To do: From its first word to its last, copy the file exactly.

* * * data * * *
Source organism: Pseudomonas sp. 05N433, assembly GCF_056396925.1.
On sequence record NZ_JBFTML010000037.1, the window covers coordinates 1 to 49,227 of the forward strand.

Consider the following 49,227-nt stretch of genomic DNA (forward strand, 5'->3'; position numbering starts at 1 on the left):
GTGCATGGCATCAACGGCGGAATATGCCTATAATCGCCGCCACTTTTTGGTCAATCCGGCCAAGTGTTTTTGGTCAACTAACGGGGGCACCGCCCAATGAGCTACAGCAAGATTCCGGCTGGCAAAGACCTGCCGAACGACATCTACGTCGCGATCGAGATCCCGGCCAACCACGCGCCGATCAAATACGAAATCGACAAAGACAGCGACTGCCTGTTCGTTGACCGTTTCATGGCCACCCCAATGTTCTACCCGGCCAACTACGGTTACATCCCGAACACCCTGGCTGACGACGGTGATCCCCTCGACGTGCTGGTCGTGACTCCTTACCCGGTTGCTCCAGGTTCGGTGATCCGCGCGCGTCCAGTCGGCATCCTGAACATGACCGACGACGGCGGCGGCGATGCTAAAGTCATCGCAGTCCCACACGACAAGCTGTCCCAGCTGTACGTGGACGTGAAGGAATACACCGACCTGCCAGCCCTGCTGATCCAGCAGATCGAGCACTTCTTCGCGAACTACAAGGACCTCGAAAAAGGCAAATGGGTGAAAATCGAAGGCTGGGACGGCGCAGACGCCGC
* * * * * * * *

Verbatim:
Source organism: Pseudomonas sp. 05N433, assembly GCF_056396925.1.
On sequence record NZ_JBFTML010000037.1, the window covers coordinates 1 to 49,227 of the forward strand.

Consider the following 49,227-nt stretch of genomic DNA (forward strand, 5'->3'; position numbering starts at 1 on the left):
GTGCATGGCATCAACGGCGGAATATGCCTATAATCGCCGCCACTTTTTGGTCAATCCGGCCAAGTGTTTTTGGTCAACTAACGGGGGCACCGCCCAATGAGCTACAGCAAGATTCCGGCTGGCAAAGACCTGCCGAACGACATCTACGTCGCGATCGAGATCCCGGCCAACCACGCGCCGATCAAATACGAAATCGACAAAGACAGCGACTGCCTGTTCGTTGACCGTTTCATGGCCACCCCAATGTTCTACCCGGCCAACTACGGTTACATCCCGAACACCCTGGCTGACGACGGTGATCCCCTCGACGTGCTGGTCGTGACTCCTTACCCGGTTGCTCCAGGTTCGGTGATCCGCGCGCGTCCAGTCGGCATCCTGAACATGACCGACGACGGCGGCGGCGATGCTAAAGTCATCGCAGTCCCACACGACAAGCTGTCCCAGCTGTACGTGGACGTGAAGGAATACACCGACCTGCCAGCCCTGCTGATCCAGCAGATCGAGCACTTCTTCGCGAACTACAAGGACCTCGAAAAAGGCAAATGGGTGAAAATCGAAGGCTGGGACGGCGCAGACGCCGC